Within a year or so, barnacles and soft sponges will start to gather, covering the hard metal surfaces that once provided safety to soldiers in Vietnam.
Fish will seek cover and food in the boxy caverns on the ocean floor.
And that will attract anglers and divers.
The S.C. Department of Natural Resources Office of Fisheries, the S.C. Army National Guard, the town of Port Royal and the city of Beaufort are working to build an artificial reef with surplus military vehicles in late spring or early summer off the coast of Beaufort.
"It's like a manmade cave that we are putting on the bottom," said Bob Martore of DNR.
Frank Gibson III with the Beaufort Sportfishing & Diving Club said it's incredible how the ocean transforms the junk metal into marine habitat.
"The people who've never been diving are kind of mesmerized by seeing the sharks, the flounder, the grouper there," he said.
To build the reefs, stripped and cleaned decommissioned military equipment is dumped in strategic locations offshore, Martore said. About a dozen sites exist off Beaufort County, and DNR periodically adds to them as material becomes available.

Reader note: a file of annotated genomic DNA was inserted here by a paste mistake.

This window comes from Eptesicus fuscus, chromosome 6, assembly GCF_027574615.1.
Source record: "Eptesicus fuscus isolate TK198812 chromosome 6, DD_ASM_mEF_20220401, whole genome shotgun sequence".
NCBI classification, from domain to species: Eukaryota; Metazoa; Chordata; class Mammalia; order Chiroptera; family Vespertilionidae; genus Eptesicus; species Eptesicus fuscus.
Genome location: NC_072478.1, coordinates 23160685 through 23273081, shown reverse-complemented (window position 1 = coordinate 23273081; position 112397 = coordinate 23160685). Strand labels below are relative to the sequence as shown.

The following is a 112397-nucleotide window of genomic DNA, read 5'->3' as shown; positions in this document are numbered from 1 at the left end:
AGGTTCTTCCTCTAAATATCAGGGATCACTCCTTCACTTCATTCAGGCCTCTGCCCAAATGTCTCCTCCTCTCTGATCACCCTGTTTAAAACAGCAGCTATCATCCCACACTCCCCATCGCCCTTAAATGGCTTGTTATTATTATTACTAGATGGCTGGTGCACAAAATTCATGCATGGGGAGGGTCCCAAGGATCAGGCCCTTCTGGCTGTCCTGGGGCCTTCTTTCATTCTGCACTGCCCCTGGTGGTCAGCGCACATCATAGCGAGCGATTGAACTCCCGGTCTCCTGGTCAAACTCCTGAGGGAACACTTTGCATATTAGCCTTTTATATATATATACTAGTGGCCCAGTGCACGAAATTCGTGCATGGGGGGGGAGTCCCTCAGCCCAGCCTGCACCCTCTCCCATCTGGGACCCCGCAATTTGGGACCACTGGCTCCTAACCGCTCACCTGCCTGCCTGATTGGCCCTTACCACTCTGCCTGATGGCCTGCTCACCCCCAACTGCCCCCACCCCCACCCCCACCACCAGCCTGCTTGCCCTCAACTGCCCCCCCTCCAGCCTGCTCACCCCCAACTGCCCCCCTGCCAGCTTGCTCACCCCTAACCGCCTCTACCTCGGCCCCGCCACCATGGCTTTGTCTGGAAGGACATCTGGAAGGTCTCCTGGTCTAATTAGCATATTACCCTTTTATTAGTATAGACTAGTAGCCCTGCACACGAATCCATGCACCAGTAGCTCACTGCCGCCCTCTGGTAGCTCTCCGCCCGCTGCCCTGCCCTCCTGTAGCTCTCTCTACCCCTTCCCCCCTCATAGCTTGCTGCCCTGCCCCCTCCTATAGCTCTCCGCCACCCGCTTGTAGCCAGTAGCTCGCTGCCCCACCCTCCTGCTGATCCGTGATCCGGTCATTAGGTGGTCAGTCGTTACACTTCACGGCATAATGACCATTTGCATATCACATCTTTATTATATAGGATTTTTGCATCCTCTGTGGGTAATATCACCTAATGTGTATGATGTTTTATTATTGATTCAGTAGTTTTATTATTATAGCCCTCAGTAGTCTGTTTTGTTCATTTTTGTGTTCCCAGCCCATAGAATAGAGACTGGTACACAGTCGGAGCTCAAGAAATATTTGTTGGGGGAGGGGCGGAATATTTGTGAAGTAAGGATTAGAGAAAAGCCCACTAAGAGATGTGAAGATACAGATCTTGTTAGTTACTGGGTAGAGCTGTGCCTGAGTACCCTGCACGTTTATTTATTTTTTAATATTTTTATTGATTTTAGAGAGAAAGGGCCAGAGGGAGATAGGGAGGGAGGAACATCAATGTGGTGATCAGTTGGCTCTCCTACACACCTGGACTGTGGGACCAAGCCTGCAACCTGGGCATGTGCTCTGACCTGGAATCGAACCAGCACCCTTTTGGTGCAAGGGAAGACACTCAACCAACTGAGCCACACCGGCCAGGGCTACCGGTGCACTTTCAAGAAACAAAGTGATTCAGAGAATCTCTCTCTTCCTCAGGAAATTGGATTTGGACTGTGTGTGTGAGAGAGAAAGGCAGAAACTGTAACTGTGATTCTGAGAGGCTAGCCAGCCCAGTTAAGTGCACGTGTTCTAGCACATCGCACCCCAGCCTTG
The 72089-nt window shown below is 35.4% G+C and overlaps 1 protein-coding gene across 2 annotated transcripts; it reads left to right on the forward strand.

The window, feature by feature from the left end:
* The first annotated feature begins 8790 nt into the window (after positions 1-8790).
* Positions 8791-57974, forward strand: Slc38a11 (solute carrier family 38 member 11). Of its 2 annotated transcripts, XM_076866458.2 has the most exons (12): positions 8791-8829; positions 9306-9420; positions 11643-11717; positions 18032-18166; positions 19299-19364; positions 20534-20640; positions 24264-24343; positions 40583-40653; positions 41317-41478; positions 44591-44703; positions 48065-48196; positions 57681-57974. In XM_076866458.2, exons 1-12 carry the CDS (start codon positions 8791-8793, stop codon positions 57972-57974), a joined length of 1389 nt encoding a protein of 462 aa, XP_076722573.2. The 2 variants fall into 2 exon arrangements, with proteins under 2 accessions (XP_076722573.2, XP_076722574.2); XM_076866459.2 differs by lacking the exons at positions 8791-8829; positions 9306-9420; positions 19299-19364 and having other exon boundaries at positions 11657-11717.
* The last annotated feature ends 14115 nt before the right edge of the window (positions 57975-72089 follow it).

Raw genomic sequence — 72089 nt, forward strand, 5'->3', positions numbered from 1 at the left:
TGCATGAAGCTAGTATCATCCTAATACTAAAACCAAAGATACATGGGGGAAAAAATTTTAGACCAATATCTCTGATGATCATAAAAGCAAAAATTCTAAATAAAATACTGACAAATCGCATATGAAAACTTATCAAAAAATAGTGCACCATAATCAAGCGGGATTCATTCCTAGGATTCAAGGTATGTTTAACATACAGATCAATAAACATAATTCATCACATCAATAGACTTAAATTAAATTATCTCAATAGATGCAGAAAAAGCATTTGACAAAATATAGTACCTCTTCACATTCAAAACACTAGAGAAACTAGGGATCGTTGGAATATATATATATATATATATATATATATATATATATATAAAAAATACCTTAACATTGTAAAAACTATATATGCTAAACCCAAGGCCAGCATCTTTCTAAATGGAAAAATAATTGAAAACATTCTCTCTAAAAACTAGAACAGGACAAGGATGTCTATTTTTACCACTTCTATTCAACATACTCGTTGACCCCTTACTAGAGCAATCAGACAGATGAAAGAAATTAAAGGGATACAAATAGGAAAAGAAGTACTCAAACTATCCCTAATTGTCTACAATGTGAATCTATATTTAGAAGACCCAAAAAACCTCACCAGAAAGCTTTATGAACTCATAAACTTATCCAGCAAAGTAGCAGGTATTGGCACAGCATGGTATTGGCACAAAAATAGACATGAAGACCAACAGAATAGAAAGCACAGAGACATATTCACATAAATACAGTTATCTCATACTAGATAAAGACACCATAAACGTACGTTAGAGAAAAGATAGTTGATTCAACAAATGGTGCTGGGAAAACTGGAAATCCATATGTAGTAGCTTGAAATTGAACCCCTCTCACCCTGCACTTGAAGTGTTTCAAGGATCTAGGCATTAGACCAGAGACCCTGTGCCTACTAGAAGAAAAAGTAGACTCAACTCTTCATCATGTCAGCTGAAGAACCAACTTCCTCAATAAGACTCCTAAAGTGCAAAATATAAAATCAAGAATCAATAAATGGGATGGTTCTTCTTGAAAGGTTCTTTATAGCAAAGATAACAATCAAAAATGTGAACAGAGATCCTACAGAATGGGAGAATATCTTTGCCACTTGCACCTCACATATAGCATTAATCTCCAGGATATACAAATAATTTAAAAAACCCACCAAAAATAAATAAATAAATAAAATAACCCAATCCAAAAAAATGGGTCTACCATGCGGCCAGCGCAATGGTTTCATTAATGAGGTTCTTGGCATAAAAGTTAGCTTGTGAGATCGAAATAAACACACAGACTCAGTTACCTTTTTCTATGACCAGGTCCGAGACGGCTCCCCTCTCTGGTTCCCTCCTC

More than a decade ago, 54 tanks were dumped in different sites off Beaufort waters to create reefs, such as the "Beaufort 45." Shipping containers have been added over the years, as well as subway cars and parts of the old Broad River Bridge.
Sites are marked with buoys so fishermen and divers can find them. Martore said about one-third of offshore fishing expeditions in South Carolina use the artificial reefs. The reefs generate about $83 million annually for the state's economy, he said.
For the upcoming project, armored personnel carriers will be deposited south of the mouth of Port Royal Sound at the Eagles Nest and Betsy Ross sites, which are within 12 miles of shore.
Martore said the National Guard is paying for the project and treats it as a training opportunity. The tanks will be loaded onto transport barges in Charleston and brought to Beaufort.
"There's not much else they can do with these vehicles," he said. "They haven't been used in 30 years."
Before building the reefs, an environmental study is performed and protocols developed for cleaning the materials. Within a year, sea life usually covers most of the metal, preventing oxidation or rust. Over time, the sunken boats, tanks and other objects become completely overgrown with "long puffs of soft corals," he said.
"There's really no negative environmental impact of putting them in," Martore said.
DNR and other groups periodically study the artificial reefs, as well as the animals and plants that gather there, he said. Some have been in place for about two decades.
Video from DNR
Follow reporter Erin Moody at twitter.com/IPBG_Erin.